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7 gorgeous (& slightly sad) photos of Valletta sites that no longer exist
She was always a stunner!

Jillian Mallia

1. Porta Marina del Mercante Gate

Porta Marina Gate was once found on Ta’ Liesse Hill. During the Knights’ period, it was the easiest way of getting in and out of the city, and the best location for merchants. The British demolished the gate to build Victoria Gate, which still stands today and leads to Sultana's arches, the Lower Barakka, and further on the Sacra Infermeria.

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Vincent Vassallo via Nostalgia Malta / Facebook

2. Sultana’s arches

Sultana’s arches were at the entrance to Valletta before the Victoria Gate became the main entrance. The shops on the side were literally holes in the wall, and are walled in today. They used to sell tobacco and newspapers, though unfortunately, today the area is essentially a ghost town.

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Giorgio Peresso / Facebook

3. City Gate

Interestingly, there have been five variations of Valletta’s City Gate since 1569. The site even had various names to go with each gate: Porta San Giorgio and Porta Reale during the Knights’ period, Porte Nationale during the French occupation, Kingsgate or Kingsway during British rule, and informally by the Maltese as Porta di terra. The last fortified gate was demolished in 2011 and was replaced with the contemporary gate in 2014 that still stands today.

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Ian Vassallo Bonsfield via Nostalgia Malta / Facebook

4. The old bus terminus (& kiosks!)

The bus terminus has been long gone, since restoration works for Triton Square were implemented. Back in the day, Maltese tal-linja (buses) would end the route in Valletta round the Triton Fountain. Nowadays, the bus terminus has been relocated just a few metres away on the side of City Gate.

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Ian Vassallo Bonsfield via Nostalgia Malta / Facebook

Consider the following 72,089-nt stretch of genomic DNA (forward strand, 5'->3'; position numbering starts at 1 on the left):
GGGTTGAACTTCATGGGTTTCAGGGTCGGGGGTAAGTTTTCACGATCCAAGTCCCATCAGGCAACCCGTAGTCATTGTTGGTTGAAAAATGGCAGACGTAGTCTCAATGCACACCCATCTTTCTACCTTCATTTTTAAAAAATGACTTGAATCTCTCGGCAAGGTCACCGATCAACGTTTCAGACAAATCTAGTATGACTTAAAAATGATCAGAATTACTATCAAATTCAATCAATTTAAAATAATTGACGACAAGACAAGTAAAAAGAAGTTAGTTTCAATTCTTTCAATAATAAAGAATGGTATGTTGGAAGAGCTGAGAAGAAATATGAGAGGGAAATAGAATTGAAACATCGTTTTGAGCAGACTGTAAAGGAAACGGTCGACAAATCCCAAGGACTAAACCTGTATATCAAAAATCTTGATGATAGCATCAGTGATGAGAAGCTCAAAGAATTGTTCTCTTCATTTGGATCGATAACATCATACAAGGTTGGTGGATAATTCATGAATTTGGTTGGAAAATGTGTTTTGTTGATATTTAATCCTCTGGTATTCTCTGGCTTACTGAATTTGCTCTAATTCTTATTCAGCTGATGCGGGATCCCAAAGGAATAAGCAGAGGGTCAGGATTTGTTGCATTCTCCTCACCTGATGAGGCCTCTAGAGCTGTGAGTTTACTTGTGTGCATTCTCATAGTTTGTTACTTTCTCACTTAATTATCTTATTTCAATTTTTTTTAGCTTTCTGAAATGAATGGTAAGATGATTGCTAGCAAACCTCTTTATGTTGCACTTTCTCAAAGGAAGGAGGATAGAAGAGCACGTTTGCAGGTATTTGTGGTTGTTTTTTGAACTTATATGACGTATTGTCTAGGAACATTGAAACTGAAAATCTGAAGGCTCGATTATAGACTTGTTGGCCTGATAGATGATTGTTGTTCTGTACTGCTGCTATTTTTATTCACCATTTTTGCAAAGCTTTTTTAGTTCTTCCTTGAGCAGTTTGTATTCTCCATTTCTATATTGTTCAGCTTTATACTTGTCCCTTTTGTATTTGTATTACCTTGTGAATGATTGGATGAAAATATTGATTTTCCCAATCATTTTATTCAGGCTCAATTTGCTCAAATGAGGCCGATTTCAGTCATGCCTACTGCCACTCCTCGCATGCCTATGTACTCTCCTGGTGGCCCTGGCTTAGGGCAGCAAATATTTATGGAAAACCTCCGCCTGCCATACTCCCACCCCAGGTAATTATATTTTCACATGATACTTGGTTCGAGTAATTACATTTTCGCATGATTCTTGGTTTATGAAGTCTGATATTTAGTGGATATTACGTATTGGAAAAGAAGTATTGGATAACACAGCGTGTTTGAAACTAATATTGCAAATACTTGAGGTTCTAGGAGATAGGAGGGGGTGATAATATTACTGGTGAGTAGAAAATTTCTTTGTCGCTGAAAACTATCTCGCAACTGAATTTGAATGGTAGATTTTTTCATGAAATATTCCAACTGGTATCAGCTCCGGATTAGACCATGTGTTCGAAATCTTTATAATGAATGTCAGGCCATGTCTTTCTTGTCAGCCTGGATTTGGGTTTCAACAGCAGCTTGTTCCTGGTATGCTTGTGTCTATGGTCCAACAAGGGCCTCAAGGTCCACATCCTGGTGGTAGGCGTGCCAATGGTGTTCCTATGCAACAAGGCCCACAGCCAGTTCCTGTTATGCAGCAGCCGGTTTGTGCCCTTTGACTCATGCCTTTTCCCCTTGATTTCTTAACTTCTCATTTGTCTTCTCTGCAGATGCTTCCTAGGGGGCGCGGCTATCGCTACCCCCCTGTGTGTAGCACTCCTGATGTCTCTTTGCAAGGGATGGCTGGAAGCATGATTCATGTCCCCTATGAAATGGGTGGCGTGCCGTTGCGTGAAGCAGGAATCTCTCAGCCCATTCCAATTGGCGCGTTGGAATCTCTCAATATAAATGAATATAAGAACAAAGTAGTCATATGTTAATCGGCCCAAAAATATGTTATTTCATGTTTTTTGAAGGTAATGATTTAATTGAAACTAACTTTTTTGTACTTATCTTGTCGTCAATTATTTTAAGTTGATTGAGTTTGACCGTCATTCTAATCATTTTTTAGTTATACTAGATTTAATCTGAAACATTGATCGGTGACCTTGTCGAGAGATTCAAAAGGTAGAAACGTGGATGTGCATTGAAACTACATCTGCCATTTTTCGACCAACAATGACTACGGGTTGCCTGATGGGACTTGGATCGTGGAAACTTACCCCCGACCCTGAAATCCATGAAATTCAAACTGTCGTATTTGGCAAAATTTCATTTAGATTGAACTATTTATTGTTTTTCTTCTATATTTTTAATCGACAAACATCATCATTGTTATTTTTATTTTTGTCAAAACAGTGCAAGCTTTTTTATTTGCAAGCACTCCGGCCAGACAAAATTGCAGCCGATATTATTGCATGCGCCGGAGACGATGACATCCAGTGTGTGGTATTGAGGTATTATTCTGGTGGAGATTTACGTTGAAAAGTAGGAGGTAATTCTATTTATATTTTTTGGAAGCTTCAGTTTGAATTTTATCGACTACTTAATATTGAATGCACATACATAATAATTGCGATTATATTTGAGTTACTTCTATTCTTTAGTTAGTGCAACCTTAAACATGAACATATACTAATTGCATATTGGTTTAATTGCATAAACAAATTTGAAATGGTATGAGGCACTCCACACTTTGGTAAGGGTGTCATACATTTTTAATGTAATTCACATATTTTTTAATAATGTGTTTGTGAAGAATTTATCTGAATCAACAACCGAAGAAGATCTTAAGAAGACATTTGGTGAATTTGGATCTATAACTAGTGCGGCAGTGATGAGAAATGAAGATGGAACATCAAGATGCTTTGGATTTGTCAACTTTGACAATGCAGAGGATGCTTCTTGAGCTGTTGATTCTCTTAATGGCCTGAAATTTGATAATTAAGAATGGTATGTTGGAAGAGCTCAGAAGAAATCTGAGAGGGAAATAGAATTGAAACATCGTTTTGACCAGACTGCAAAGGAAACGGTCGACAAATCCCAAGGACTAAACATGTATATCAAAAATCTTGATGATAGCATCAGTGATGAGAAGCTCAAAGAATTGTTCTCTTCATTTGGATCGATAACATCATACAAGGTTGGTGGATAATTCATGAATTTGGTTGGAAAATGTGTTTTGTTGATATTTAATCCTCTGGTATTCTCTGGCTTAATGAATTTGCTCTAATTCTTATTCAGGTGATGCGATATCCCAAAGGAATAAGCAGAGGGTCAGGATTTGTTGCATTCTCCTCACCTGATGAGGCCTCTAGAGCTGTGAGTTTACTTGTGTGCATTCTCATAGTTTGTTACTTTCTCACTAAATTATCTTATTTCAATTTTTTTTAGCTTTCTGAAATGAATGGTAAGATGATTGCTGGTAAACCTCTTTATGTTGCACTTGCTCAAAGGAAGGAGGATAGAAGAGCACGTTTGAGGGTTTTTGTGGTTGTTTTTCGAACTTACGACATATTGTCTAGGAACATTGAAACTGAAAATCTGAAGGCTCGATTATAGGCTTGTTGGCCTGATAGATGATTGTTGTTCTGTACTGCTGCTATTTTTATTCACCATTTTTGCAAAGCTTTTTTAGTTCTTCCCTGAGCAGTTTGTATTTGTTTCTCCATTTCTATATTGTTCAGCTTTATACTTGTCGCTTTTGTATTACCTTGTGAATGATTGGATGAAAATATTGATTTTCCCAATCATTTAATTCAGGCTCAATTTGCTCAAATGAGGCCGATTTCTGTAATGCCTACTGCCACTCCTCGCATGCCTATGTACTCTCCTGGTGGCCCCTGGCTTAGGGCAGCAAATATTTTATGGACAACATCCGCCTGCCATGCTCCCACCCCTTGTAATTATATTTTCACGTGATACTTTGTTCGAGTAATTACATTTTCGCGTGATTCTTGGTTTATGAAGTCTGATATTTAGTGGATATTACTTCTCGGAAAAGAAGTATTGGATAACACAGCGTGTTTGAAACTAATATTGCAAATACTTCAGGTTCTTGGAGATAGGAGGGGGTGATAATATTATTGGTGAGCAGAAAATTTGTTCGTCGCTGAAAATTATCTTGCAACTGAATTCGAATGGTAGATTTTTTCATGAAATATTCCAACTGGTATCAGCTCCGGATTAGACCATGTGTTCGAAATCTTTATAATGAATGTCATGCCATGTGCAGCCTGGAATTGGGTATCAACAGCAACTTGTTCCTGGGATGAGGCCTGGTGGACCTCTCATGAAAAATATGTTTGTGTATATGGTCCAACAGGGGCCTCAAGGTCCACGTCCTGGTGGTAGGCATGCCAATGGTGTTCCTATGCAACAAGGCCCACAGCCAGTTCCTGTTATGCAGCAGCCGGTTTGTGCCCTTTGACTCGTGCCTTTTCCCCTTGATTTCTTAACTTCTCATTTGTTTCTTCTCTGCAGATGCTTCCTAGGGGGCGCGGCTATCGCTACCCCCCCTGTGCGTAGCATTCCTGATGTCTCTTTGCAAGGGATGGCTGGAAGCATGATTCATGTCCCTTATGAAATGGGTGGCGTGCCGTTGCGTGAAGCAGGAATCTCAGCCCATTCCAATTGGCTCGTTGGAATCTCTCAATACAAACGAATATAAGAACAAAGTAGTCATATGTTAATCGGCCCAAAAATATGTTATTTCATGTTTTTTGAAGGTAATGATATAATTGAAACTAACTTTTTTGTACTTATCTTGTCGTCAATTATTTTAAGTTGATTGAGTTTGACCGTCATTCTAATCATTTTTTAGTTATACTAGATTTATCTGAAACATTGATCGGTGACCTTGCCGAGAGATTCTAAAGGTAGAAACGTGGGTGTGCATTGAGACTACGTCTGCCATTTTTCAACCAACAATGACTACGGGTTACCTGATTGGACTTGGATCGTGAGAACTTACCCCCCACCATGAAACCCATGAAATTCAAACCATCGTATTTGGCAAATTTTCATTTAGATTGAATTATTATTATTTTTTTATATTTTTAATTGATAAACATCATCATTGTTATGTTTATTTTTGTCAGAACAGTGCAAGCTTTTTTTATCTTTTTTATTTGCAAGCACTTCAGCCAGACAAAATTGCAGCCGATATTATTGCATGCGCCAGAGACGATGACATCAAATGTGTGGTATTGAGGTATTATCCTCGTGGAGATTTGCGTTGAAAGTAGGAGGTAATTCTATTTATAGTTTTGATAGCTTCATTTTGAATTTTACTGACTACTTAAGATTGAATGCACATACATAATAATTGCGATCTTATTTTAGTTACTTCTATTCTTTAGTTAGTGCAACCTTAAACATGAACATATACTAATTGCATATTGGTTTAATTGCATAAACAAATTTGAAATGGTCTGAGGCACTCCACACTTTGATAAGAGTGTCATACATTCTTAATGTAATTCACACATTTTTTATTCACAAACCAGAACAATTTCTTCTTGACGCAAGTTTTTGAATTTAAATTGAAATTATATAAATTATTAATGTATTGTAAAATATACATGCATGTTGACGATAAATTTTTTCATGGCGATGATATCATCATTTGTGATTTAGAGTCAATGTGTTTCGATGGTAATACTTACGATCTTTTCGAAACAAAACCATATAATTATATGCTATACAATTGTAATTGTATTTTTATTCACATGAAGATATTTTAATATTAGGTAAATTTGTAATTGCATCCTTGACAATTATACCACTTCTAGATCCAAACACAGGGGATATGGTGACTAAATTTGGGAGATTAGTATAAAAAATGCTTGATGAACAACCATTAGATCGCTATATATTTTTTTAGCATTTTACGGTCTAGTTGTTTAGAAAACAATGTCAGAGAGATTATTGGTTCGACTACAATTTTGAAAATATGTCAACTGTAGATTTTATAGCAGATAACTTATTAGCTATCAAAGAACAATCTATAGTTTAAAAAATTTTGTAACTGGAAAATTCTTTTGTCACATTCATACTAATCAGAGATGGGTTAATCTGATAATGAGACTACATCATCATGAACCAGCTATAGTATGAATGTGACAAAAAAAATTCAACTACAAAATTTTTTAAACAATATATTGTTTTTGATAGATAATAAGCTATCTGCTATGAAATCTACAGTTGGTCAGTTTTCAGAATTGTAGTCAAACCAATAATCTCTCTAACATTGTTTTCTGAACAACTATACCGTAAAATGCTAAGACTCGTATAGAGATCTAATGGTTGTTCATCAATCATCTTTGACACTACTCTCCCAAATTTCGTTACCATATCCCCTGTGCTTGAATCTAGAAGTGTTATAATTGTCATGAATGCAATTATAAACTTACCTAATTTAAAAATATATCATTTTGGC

5. The fountain in front of the law courts

The fountain was found in front of the Law Courts in Valletta, but was eventually replaced by a monument commemorating the Great Siege, after the fountain was found to be damaging the underlying crypt that is part of the majestic St John's Co-Cathedral.

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Alfred Pace via Valletta Photos / Facebook

6. The Royal Opera House

The Royal Opera House was opened in 1866 under British rule and honestly, it didn’t have the best of luck. In 1873 it was extensively damaged by a fire that broke out, and was eventually restored in 1877. Fast forward 65 years and it received a direct hit from an aerial bombing in 1942, and just like that, it was gone. In 2013, it was rebuilt as an open-air theatre and started functioning as a performance venue once again under the name Pjazza Teatru Rjal.

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Denis Micallef via Valletta Photos / Facebook

Were you lucky enough to visit these spots before they ceased to exist? 

9th January 2019


Jillian Mallia
Written by
Jillian Mallia
A book lover, writer and globetrotter who loves exploring new places and the local gems that the Maltese Islands have to offer. An avid foodie and arts fanatic, Jillian searches the island and beyond for the perfect settings to write about.

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